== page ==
The Dead Man's Eyes - Chapter 3
by Geetashree Chatterjee
Back to Chapter 2
Three figures sat still in the shadowy room. Each with his own ominous but silent thought. Then one of them said "So?"
It was a question. The other figure replied with a strained inflection, "So?" A pause which seemed like eternity followed. Then the figure who had opened the conversation said again, "What next?"
"Nothing," said the second figure.
A "nothing" could have several meaning. A "nothing" could be an abrupt snub, a well thought of break in between a series of heated, inconsistent or monotonous dialogue, a rescue, a drone, a question, an answer as vague as unspoken or any other myriad juxtaposes impregnated with varied, diametrically opposite connotations.
But the "nothing" uttered in that half lit room had an eerie edge which was fearful of resonating in the emptiness; it did not oscillate from its post but was just frozen in vacuum peeping like an iceberg in the ocean of time - a daub of a moment cursed with endless inertia, it pricked like a thorn!
Someshwar stood in the balcony and watched the boy roaming in the garden. The boy observed more than he spoke. He was just like his mother whose presence in the room could be made out only by the jingle of her bangles. His only son and daughter-in-law met an untimely death in a gruesome car crash.
Someshwar still shuddered to think of the night when the news reached him. He had rushed to the spot to be shaken by the sight of a mangled vehicle and two entwined human forms difficult to dissociate from each other. And in the midst of the debris lay the child breathing slowly and bleeding profusely.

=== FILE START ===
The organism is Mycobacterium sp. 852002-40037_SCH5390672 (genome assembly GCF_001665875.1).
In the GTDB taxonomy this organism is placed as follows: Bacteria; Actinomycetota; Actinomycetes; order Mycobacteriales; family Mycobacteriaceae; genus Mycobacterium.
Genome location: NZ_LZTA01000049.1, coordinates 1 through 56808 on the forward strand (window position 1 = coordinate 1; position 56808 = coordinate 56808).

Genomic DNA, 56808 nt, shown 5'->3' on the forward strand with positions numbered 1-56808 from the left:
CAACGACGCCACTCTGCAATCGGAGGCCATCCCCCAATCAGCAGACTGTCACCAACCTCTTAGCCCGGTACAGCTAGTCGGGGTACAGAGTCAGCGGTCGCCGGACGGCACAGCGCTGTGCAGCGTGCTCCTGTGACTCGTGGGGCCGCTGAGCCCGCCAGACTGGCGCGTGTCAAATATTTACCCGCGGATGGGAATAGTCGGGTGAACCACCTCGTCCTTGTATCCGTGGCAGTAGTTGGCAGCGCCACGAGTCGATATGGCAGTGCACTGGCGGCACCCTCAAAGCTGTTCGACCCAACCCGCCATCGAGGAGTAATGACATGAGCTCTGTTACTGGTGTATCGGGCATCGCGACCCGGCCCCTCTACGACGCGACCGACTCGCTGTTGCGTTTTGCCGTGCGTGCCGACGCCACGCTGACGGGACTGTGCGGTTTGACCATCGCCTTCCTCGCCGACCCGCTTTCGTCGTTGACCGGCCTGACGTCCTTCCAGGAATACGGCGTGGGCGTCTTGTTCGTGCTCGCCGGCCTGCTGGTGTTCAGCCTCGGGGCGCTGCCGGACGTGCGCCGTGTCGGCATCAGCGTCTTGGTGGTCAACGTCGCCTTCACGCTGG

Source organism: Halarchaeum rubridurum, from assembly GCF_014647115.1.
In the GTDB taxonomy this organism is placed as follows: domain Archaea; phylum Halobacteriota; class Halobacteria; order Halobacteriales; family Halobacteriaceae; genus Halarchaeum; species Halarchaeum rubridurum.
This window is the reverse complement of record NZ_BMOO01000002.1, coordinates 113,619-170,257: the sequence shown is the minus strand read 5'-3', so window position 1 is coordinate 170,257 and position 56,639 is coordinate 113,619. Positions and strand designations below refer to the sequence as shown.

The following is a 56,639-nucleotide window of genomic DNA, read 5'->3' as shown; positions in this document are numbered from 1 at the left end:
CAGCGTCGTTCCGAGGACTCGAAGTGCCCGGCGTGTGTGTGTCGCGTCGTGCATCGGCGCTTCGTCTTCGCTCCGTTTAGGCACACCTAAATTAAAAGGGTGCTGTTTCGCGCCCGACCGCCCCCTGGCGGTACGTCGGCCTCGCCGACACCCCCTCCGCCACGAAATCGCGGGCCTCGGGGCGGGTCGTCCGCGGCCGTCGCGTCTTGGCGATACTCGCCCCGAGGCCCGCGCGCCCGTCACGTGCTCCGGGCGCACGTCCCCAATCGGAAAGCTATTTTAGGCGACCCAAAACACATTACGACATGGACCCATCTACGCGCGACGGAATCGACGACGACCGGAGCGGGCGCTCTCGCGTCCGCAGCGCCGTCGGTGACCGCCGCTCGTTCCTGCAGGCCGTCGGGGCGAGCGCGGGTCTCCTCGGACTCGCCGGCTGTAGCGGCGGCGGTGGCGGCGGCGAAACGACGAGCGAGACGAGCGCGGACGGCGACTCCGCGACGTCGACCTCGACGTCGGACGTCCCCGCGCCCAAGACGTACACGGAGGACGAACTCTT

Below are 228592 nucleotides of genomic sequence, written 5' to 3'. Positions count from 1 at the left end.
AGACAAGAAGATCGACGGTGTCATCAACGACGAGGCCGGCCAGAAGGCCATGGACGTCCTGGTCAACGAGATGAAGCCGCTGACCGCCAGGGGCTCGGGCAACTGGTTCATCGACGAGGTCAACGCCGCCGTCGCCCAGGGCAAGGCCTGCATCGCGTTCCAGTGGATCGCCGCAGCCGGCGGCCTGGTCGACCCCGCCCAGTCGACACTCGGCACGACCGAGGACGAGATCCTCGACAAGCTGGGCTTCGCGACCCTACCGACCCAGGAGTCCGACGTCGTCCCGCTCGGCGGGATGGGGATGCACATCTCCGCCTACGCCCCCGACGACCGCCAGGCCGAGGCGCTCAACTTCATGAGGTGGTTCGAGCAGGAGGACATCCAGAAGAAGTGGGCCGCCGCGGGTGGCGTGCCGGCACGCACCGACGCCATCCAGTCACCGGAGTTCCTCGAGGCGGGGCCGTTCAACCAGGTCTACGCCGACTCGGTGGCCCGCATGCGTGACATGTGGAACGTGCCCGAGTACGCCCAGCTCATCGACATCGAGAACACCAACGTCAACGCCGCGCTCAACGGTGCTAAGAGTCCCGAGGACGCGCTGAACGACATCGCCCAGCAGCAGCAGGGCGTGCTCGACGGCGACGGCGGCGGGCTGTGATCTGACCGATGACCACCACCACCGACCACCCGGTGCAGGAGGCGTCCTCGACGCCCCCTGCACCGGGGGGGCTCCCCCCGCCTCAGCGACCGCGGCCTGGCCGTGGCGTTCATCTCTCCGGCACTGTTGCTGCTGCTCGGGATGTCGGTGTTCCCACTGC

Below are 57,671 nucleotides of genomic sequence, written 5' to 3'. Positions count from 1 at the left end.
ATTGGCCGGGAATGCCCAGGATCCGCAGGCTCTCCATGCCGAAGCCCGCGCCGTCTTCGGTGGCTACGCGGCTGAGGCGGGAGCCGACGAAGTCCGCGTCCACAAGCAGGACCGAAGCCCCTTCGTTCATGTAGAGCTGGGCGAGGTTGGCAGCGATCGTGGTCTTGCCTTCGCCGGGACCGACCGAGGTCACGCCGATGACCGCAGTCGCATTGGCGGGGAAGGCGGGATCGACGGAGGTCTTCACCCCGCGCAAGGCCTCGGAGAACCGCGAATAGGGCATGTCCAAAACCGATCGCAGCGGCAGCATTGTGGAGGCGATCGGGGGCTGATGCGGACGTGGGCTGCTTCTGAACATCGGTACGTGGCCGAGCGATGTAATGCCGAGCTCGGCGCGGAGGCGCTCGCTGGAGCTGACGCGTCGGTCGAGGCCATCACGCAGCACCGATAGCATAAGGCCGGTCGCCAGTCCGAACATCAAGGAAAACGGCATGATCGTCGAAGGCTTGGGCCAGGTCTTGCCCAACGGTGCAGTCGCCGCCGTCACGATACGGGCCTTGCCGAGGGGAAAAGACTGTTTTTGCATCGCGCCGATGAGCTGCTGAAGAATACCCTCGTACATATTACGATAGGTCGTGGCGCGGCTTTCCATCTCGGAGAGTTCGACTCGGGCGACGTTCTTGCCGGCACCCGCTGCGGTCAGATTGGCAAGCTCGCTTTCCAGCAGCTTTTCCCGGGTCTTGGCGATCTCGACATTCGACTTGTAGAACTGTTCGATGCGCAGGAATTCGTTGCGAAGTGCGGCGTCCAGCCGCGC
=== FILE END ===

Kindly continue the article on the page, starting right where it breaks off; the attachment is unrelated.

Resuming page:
Someshwar had picked up the child and rushed to the nearest hospital leaving behind the battered carcasses of his son and his wife knowing fully well that it was futile to even spend a few
moment mourning over the irreparable loss. Time was precious. He had to save the child.
Though he moved away too soon from the accident site, the nightmare still hounded him in the dead of the night and robbed his peace of mind. He had tried in vain to book the culprit but all investigation had trailed off to infinity without a traceable conclusive end.
One look at the bleeding child, the doctors had told Someshwar to pray. And he prayed with a fervency he did not know existed within him. It was money, contacts and something more which may be grossly termed as luck that made the child survive. But his eyes were badly damaged. The doctors suggested a corneal grafting which could bring light to his darkened life. Sooner the better, they said in unison. But Someshwar had his own plans. He was ready to wait. His philosophy of life had always been to wait for the grand opportunity and grab it when it came his way. He had lived and succeeded by this dictum and applied the same in this case too. And the opportunity came in the shape of the old man's promise!! The rest was history.
It was Manik who noticed and informed Someshwar about the boy's natural interest. It was easily discernible from the questions he asked, the books he bought and read and the sites he surfed on the net and spoke about animatedly to his dear Manik Kaku. Manik jelled well with the boy. In fact, he was the only person with whom the boy opened up. Manik saw his late son in the boy and the boy searched the father whom he had lost early in life in his Manik Kaku. Both were bound by the common thread of sudden and unfortunate loss in life.
Someshwar's first reaction to the proposal was a big "No". How could he allow the boy to face the world all by himself? He had had such a sheltered life all throughout his childhood. Nobody had chosen any other profession in their family. It was always business - the art of making money. How come the boy wanted to be a doctor? It was Manik's persistent coaxing that Someshwar relented at last. There was no point in suppressing the boy's natural inclination. Let him go battle it out on his own in the big bad world. How long Someshwar would be able to closet him. It was not good for the boy too.
So, one fine morning the boy crossed over the threshold of his ancestral home to meet the unknown, to seek the untold and to learn life itself not only by assimilating volumes of indelible imprints of seers and sages but by his own wisdom and prudence collated and sharpened by experiences, failures, short comings and successes. He would return after years of searching the truth, older, even brighter and perhaps wiser, accepting the truism that it was not always the head but many a times that the heart ruled, more so, in so far as the species called the Homo Sapiens are concerned. To be continued ....